2nd murder trial for accused killer continues
A jury has been chosen and proceedings are underway in the second trial for a Brookhaven man accused of murder nearly three years ago.
The retrial for Cordarryl Bell began late Tuesday afternoon after a jury of 10 white women, two black women and two white men were empaneled to decided his fate on charges of first-degree murder in the Nov. 2, 2015 shooting death of 26-year-old Aquarius Nelson.
Prosecutors allege Bell lured Nelson to the house where he sometimes stayed at 115 Walnut St. and murdered him in the front yard, while defense attorney Imhotep Alkebu-lan claims the shooting was in self-defense, and that Nelson had come to the residence to murder Bell. Bell fired several rounds of .40-caliber at Nelson, striking him twice in the back.
“I told Aquarius to get back. He turned around to walk away, and I seen him motion like he was reaching for a gun, and when he turned I started firing,” Bell testified during his first trial. “I felt like if I didn’t shoot him, he was gonna shoot me.”
The case was tried over the course of three days in April of this year, but ended in a mistrial after jurors were unable to reach a unanimous decision after four hours of talks.
Prosecutors spent the first day of the previous trial running through detailed forensics analyses and expert testimony from police investigators and pathologists. This week’s trial is following a similar pattern, as Brookhaven Police Department Capt. Clint Earls was the first witness called Tuesday afternoon.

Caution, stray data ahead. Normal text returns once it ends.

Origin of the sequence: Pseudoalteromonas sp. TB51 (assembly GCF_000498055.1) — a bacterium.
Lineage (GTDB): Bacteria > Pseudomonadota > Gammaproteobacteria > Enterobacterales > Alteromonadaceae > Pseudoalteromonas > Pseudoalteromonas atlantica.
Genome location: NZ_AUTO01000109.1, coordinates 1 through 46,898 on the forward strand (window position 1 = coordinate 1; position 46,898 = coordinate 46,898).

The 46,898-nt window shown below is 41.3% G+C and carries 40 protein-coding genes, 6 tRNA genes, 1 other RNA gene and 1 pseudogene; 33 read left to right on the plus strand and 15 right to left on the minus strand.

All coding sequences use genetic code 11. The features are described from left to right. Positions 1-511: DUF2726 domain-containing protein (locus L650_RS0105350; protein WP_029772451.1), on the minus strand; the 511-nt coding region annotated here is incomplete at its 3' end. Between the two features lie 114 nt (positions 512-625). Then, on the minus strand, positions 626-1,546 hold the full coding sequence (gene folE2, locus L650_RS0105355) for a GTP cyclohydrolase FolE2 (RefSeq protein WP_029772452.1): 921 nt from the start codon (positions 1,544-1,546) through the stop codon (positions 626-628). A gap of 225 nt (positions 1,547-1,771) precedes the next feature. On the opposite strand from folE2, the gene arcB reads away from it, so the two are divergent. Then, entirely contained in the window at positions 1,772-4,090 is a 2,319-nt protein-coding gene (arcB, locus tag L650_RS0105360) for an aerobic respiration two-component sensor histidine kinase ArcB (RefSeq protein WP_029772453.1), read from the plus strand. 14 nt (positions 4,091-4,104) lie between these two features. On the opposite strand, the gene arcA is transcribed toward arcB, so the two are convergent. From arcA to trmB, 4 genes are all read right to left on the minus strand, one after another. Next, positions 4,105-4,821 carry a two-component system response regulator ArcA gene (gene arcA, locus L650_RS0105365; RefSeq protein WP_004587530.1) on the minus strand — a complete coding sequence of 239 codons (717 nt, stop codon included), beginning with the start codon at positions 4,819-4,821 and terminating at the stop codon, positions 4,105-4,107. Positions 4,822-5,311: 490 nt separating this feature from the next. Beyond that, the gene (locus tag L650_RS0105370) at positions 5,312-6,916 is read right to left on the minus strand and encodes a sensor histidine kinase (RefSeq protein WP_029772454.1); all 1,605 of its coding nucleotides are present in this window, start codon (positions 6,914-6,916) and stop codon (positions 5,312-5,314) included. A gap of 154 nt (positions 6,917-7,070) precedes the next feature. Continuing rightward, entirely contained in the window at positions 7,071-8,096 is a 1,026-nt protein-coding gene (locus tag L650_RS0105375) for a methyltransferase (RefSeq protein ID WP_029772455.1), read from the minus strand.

Prosecutors are hoping to avoid a repeat of the second day of proceedings earlier this year, when several witnesses gave conflicting testimony and planted doubt in the minds of jurors.
Bell took the stand as the final witness, alleging the driver of the car that brought Nelson to the scene of the shooting was Lattrick Williams — not Joshua Cole, a cousin of Nelson’s who sped him away to his resulting death at King’s Daughters Medical Center.
Prosecutors say police interviewed Cole in the hospital parking lot, but Bell alleges Williams and Nelson stopped somewhere in their neighborhood to hide their guns and change drivers before making a mad dash on shot-out tires to KDMC. Bell claims the duo were out to kill him mistakenly as revenge for the shooting of 41-year-old Christopher Stringer the previous day — Stringer was only wounded, and Bell claims he did not pull the trigger.
Stringer, meanwhile, is facing numerous felony drug charges in Lincoln County. He was apprehended by Monticello police following a high-speed chase around Lawrence County on May 29. Brookhaven police suspect Williams in the Aug. 31, 2017 armed robbery of State Bank and believe he was possibly in a black Tahoe that officers from multiple agencies pursued in a high-speed chase through Brookhaven and Lincoln County earlier this year.
Williams has made social media posts mocking Brookhaven police and asserting his innocence, claiming to be moving around the state to avoid capture.